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Pediatric Narcolepsy Symptoms Differ From Those of Adults, Review Finds

Christina Mattina
The clinical manifestations of symptoms experienced by children and adolescents with narcolepsy can differ from those seen in adults, presenting barriers to a timely diagnosis.
The clinical manifestations of symptoms experienced by children and adolescents with narcolepsy can differ from those seen in adults, presenting barriers to a timely diagnosis, according to a review published in Pediatric Neurology.1

According to the review of published data, the neurological disorder, which is marked by excessive daytime sleepiness (EDS) and cataplexy, is rare in children but may be underrecognized or its symptoms misinterpreted as misbehavior or signs of another condition. Both children and adults experience EDS as frequent, extreme, and involuntary drowsiness, and they may or may not experience cataplexy—a sudden episode of muscle weakness.

In pediatric cohorts, the mean age of symptom onset is 9 to 10 years, and occurrence is rare in those younger than 5 or 6 years. Although the major symptoms of narcolepsy are similar between children and adults, the clinical manifestations may differ because of children’s developmentally related responses to sleepiness. For instance, children with narcolepsy may exhibit hyperactivity, irritability, inattention, and restlessness throughout the day, possibly in an attempt to counteract sleepiness. This clinical presentation can overlap with the symptoms of attention-deficit/hyperactivity disorder (ADHD).

Cataplexy is rarer in children than adults and can have symptoms that manifest differently. For instance, cataplexy symptoms of slurred speech, facial grimacing, and automatic behaviors (eg, scratching, touching oneself) are common in children but infrequent in adults. Children, but not adults, can also experience cataplectic facies, which are spontaneous and prolonged hypotonic attacks that cause facial, jaw, or eyelid weakness with tongue protrusion.

Diagnosis of pediatric narcolepsy is complicated not only by these differing symptoms but also by children’s limited ability to articulate and explain some symptoms, such as sleep paralysis. Additionally, the Multiple Sleep Latency Test that is used to diagnose narcolepsy does not have established normative values for prepubescent children, and other factors like comorbid sleep disorders can affect the test’s results.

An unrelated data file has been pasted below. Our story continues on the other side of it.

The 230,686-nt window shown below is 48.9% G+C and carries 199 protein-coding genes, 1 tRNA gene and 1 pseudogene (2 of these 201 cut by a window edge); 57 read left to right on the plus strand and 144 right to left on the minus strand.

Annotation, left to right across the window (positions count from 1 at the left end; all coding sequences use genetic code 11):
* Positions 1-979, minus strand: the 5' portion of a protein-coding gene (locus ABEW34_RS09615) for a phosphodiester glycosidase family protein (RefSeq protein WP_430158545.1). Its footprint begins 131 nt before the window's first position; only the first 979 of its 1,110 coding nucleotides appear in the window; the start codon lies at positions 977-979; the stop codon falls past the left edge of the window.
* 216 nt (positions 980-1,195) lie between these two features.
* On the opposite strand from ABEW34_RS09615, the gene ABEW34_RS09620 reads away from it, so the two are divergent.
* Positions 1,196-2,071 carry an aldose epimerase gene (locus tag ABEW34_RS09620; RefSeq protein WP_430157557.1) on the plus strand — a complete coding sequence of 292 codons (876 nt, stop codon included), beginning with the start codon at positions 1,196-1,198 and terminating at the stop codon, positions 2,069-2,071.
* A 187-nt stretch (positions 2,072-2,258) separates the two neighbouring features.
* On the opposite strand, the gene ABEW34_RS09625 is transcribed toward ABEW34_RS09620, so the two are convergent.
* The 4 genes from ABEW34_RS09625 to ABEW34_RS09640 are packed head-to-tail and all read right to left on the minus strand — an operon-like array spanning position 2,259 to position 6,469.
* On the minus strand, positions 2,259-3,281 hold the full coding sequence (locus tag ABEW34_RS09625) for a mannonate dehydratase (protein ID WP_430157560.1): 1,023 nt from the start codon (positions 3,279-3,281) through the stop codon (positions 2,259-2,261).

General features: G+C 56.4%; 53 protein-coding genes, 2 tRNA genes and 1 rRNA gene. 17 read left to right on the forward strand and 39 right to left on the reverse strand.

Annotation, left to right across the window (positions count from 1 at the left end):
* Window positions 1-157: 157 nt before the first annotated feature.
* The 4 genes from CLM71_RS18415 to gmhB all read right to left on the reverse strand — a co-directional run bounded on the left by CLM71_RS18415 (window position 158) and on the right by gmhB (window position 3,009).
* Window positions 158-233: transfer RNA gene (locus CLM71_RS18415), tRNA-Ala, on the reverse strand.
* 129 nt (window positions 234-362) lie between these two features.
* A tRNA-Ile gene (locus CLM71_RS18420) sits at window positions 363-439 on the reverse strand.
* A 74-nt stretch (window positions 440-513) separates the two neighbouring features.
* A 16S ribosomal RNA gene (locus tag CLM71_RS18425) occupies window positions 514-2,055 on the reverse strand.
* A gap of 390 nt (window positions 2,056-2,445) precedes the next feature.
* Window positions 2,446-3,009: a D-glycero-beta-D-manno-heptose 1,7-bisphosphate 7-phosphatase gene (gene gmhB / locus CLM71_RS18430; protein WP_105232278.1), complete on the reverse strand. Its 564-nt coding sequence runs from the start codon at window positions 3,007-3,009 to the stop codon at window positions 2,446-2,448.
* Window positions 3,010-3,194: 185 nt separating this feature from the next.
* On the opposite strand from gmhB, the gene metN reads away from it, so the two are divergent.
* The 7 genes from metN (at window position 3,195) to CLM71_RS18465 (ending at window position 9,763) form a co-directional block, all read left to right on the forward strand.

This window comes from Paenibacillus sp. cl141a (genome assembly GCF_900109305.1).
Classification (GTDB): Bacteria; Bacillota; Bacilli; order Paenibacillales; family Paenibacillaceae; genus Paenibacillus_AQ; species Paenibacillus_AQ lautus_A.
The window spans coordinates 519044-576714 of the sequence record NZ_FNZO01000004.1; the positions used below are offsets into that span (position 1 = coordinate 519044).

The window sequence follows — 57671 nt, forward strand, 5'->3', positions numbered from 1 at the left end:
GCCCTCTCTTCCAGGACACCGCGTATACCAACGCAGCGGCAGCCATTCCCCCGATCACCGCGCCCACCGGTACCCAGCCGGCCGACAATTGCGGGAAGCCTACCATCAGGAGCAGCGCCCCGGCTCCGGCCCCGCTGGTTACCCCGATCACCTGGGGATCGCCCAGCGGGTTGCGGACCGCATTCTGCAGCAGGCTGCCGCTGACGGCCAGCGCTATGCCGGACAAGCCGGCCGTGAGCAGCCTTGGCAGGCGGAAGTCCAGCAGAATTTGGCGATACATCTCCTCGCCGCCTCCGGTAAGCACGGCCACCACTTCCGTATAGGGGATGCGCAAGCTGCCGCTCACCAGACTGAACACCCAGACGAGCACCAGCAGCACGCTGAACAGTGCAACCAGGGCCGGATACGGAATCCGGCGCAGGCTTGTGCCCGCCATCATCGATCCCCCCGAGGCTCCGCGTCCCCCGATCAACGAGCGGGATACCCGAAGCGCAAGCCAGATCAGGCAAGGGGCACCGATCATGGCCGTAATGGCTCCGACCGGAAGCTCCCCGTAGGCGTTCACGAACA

Because the symptoms of pediatric narcolepsy can be misinterpreted, some young patients showing signs of EDS may instead be perceived as depressed or lazy, and cataplexy episodes can be mistaken for normal falls or clumsiness. Behavioral symptoms of EDS (eg, irritability, poor attentiveness, aggression, hallucinations) can be misinterpreted as signs of psychiatric or neurodevelopmental disorders such as ADHD, oppositional defiant disorder, or depression, which may be comorbid with narcolepsy in some patients, further complicating diagnosis.

The review also discussed the significant burden of illness (BOI) among children with narcolepsy, including the burden resulting from rapid weight gain and precocious puberty, which are both associated with the disorder. Although few reports of patients’ experiences with narcolepsy have been published, one study of patients 7 years and younger found that 90% were ashamed of their narcolepsy symptoms and 83% perceived their symptoms as keeping them from being accepted in school and social activities.2

“The emerging research on BOI of pediatric narcolepsy in children supports longtime clinical observations that narcolepsy is a particularly difficult condition for children and families to cope with, especially given the frequent long lag time to diagnosis and treatment, the lifelong nature of the disorder, uncertainty regarding natural history and prognosis, and limited treatment options in pediatric narcolepsy,” the review authors wrote.

They called for further research into the BOI of narcolepsy in children and adolescents, associations among components of that burden, the risk of self-medicating substance abuse, and potential implications for adults whose childhood narcolepsy was not recognized or treated appropriately.

References

1. Plazzi G, Clawges HM, Owens JA. Clinical characteristics and burden of illness in pediatric patients with narcolepsy. Pediatr Neurol. 2018;85:21-32. doi: 10.1016/j.pediatrneurol.2018.06.008.

2. Guilleminault C, Pelayo R. Narcolepsy in prepubertal children. Ann Neurol. 1998;43(1):135-142. doi: 10.1002/ana.410430125.

 
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